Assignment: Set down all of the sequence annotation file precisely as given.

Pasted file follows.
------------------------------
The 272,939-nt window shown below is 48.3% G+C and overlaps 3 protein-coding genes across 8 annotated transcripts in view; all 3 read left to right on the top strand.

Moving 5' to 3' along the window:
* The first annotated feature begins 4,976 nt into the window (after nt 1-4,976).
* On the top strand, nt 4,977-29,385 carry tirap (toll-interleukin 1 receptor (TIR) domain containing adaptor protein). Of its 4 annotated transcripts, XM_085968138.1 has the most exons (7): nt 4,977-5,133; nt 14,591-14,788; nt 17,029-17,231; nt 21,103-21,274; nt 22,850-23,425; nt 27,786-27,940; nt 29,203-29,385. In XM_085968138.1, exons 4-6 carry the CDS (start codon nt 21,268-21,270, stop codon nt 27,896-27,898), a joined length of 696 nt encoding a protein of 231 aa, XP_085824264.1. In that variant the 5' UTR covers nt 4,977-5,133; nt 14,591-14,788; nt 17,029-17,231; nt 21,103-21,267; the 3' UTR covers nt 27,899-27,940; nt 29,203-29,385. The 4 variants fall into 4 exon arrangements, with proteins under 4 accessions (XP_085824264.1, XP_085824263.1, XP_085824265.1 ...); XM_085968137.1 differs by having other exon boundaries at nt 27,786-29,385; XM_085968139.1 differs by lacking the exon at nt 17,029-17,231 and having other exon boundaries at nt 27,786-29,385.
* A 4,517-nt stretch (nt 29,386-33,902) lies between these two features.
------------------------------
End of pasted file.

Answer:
The 272,939-nt window shown below is 48.3% G+C and overlaps 3 protein-coding genes across 8 annotated transcripts in view; all 3 read left to right on the top strand.

Moving 5' to 3' along the window:
* The first annotated feature begins 4,976 nt into the window (after nt 1-4,976).
* On the top strand, nt 4,977-29,385 carry tirap (toll-interleukin 1 receptor (TIR) domain containing adaptor protein). Of its 4 annotated transcripts, XM_085968138.1 has the most exons (7): nt 4,977-5,133; nt 14,591-14,788; nt 17,029-17,231; nt 21,103-21,274; nt 22,850-23,425; nt 27,786-27,940; nt 29,203-29,385. In XM_085968138.1, exons 4-6 carry the CDS (start codon nt 21,268-21,270, stop codon nt 27,896-27,898), a joined length of 696 nt encoding a protein of 231 aa, XP_085824264.1. In that variant the 5' UTR covers nt 4,977-5,133; nt 14,591-14,788; nt 17,029-17,231; nt 21,103-21,267; the 3' UTR covers nt 27,899-27,940; nt 29,203-29,385. The 4 variants fall into 4 exon arrangements, with proteins under 4 accessions (XP_085824264.1, XP_085824263.1, XP_085824265.1 ...); XM_085968137.1 differs by having other exon boundaries at nt 27,786-29,385; XM_085968139.1 differs by lacking the exon at nt 17,029-17,231 and having other exon boundaries at nt 27,786-29,385.
* A 4,517-nt stretch (nt 29,386-33,902) lies between these two features.